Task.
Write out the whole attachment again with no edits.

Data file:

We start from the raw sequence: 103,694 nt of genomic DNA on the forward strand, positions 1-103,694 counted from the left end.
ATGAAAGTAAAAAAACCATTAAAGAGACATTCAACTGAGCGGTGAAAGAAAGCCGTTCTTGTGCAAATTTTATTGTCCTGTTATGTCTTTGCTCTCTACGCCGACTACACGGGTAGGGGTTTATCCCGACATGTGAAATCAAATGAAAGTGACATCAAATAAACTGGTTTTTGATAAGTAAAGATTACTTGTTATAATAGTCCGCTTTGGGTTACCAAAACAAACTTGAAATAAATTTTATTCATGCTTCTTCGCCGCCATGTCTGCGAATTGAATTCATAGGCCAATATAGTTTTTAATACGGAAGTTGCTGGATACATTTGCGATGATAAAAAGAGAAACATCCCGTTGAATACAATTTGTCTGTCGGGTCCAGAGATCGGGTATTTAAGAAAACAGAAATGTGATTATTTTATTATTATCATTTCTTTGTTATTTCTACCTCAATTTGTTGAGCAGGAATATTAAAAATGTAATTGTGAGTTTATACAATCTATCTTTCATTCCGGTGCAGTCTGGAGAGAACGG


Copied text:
We start from the raw sequence: 103,694 nt of genomic DNA on the forward strand, positions 1-103,694 counted from the left end.
ATGAAAGTAAAAAAACCATTAAAGAGACATTCAACTGAGCGGTGAAAGAAAGCCGTTCTTGTGCAAATTTTATTGTCCTGTTATGTCTTTGCTCTCTACGCCGACTACACGGGTAGGGGTTTATCCCGACATGTGAAATCAAATGAAAGTGACATCAAATAAACTGGTTTTTGATAAGTAAAGATTACTTGTTATAATAGTCCGCTTTGGGTTACCAAAACAAACTTGAAATAAATTTTATTCATGCTTCTTCGCCGCCATGTCTGCGAATTGAATTCATAGGCCAATATAGTTTTTAATACGGAAGTTGCTGGATACATTTGCGATGATAAAAAGAGAAACATCCCGTTGAATACAATTTGTCTGTCGGGTCCAGAGATCGGGTATTTAAGAAAACAGAAATGTGATTATTTTATTATTATCATTTCTTTGTTATTTCTACCTCAATTTGTTGAGCAGGAATATTAAAAATGTAATTGTGAGTTTATACAATCTATCTTTCATTCCGGTGCAGTCTGGAGAGAACGG